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[SCM] GNU gnutls branch, master, updated. gnutls_2_9_10-317-g08edf1b

From: Nikos Mavrogiannopoulos
Subject: [SCM] GNU gnutls branch, master, updated. gnutls_2_9_10-317-g08edf1b
Date: Fri, 23 Jul 2010 18:38:39 +0000

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The branch, master has been updated
       via  08edf1b4f10d6b5d2a265d7210944f044f607729 (commit)
      from  36c75f9fc791c1e32d1d324c0264857406b4a6f9 (commit)

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- Log -----------------------------------------------------------------
commit 08edf1b4f10d6b5d2a265d7210944f044f607729
Author: Nikos Mavrogiannopoulos <address@hidden>
Date:   Fri Jul 23 20:38:31 2010 +0200

    Simplified documentation.


Summary of changes:
 doc/cha-intro-tls.texi |   55 ++++++++++-------------------------------------
 1 files changed, 12 insertions(+), 43 deletions(-)

diff --git a/doc/cha-intro-tls.texi b/doc/cha-intro-tls.texi
index 9d180ad..2ab1b42 100644
--- a/doc/cha-intro-tls.texi
+++ b/doc/cha-intro-tls.texi
@@ -539,9 +539,14 @@ authentication.
 @end multitable
-The first column provides an estimation of the year until these
-parameters are considered safe and the rest of the columns list the
-parameters for the various algorithms.
+The first column provides a security parameter in a number of bits. This
+gives an indication of the number of combinations to be tried by an adversary
+to brute force a key. For example to test all possible keys in a 112 bit 
security parameter
address@hidden combinations have to be tried. For today's technology this is 
+The next two columns correlate the security
+parameter with actual bit sizes of parameters for DH, RSA, SRP and ECC 
+A mapping to @code{gnutls_sec_param_t} value is given for each security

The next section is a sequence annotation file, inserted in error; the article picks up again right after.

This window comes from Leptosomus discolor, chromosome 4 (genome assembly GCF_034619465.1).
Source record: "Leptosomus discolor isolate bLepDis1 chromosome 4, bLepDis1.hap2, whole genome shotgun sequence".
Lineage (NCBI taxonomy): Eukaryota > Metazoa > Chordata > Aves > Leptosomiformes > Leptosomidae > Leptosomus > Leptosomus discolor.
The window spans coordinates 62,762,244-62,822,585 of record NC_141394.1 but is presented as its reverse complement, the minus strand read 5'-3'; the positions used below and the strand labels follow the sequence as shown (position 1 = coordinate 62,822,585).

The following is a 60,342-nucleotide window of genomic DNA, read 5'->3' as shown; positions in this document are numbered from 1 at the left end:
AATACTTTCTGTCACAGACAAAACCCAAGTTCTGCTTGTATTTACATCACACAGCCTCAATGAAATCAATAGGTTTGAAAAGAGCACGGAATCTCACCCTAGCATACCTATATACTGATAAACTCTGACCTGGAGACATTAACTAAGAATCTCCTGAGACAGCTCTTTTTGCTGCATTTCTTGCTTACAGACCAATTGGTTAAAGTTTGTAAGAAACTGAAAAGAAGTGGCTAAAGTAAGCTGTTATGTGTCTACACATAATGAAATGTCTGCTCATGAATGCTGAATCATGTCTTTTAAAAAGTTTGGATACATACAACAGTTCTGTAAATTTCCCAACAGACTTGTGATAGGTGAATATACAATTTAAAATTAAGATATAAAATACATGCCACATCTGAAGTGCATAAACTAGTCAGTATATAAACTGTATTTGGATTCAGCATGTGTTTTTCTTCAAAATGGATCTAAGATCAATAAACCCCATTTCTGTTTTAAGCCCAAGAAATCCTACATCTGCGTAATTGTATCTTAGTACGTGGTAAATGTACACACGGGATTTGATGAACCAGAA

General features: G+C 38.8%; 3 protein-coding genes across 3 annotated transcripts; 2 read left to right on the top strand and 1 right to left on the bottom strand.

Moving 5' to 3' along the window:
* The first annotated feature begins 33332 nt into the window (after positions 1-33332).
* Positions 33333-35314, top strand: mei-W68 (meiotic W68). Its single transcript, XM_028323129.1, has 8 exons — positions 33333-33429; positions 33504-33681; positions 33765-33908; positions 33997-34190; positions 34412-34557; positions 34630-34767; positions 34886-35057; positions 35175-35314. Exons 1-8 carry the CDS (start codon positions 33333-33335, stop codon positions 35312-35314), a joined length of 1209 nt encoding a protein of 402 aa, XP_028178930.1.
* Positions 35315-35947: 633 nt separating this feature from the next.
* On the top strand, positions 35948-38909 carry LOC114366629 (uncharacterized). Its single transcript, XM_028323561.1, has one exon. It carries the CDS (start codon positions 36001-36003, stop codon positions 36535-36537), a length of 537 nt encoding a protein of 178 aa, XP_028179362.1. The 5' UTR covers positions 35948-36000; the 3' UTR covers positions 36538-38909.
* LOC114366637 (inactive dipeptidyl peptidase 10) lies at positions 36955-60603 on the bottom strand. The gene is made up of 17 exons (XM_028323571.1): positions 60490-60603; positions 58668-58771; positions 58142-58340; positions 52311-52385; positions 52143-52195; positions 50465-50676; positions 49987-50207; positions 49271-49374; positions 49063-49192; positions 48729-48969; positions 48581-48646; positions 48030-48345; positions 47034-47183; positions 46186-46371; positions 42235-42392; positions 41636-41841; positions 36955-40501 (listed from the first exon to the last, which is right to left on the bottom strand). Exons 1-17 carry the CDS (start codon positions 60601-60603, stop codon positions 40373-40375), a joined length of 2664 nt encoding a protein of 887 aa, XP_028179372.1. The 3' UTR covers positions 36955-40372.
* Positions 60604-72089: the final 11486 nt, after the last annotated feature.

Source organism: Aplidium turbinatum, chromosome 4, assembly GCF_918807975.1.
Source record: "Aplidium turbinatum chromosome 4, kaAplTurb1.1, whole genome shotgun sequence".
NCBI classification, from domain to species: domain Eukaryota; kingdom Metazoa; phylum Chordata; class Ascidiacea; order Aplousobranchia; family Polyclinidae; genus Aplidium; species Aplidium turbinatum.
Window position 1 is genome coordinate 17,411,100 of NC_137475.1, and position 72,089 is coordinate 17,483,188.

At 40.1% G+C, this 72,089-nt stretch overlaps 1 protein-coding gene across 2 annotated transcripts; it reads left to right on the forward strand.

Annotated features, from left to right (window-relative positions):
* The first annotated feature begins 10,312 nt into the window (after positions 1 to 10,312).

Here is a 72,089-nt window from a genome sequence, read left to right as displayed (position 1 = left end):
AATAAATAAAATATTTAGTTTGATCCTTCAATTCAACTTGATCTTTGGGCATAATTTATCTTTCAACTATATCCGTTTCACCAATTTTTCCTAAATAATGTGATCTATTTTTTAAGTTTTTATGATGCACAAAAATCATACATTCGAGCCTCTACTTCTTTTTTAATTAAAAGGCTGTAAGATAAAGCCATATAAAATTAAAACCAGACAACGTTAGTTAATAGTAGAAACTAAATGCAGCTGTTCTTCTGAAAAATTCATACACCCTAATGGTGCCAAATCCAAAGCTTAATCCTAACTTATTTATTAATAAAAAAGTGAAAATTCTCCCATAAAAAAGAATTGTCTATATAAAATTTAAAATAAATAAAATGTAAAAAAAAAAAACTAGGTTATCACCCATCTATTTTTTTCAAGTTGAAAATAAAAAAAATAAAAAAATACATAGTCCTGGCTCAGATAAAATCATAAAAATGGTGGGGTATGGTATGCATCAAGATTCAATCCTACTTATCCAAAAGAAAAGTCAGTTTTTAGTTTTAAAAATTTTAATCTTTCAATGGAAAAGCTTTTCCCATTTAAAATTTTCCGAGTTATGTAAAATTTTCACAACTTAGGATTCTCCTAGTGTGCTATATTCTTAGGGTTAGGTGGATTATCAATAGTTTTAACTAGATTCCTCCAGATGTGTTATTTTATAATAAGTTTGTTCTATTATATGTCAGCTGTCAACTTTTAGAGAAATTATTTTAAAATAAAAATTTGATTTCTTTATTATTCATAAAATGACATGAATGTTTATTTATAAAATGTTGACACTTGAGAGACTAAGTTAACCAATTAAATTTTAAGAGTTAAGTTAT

parameter, on
+the next column, and finally a brief description of the level.
 Note however that the values suggested here are nothing more than an
 educated guess that is valid today. There are no guarrantees that an
@@ -553,47 +558,11 @@ TLS are selected in a conservative way and such 
 breakthroughs or failures are believed to be unlikely.
 NIST publication SP 800-57 @xcite{NISTSP80057} contains a similar
-table that extends beyond the key sizes given above.
address@hidden @columnfractions .15 .20 .20 .20
address@hidden Bits of security
address@hidden Symmetric key algorithms
address@hidden RSA key size, DSA, DH and SRP prime size
address@hidden ECC key size
address@hidden 80
address@hidden 2TDEA
address@hidden 1024
address@hidden 160-223
address@hidden 112
address@hidden 3DES
address@hidden 2048
address@hidden 224-255
address@hidden 128
address@hidden AES-128
address@hidden 3072
address@hidden 256-383
address@hidden 192
address@hidden AES-192
address@hidden 7680
address@hidden 384-511
address@hidden 256
address@hidden AES-256
address@hidden 15360
address@hidden 512+
address@hidden multitable
-The recommendations are fairly consistent.
-When using @acronym{GnuTLS} and 
-bit sizes are required as input it is recommended to use the following
+When using @acronym{GnuTLS} and a decision on bit sizes for a public
+key algorithm is required, use of the following functions is  
 @item @ref{gnutls_pk_bits_to_sec_param}

GNU gnutls

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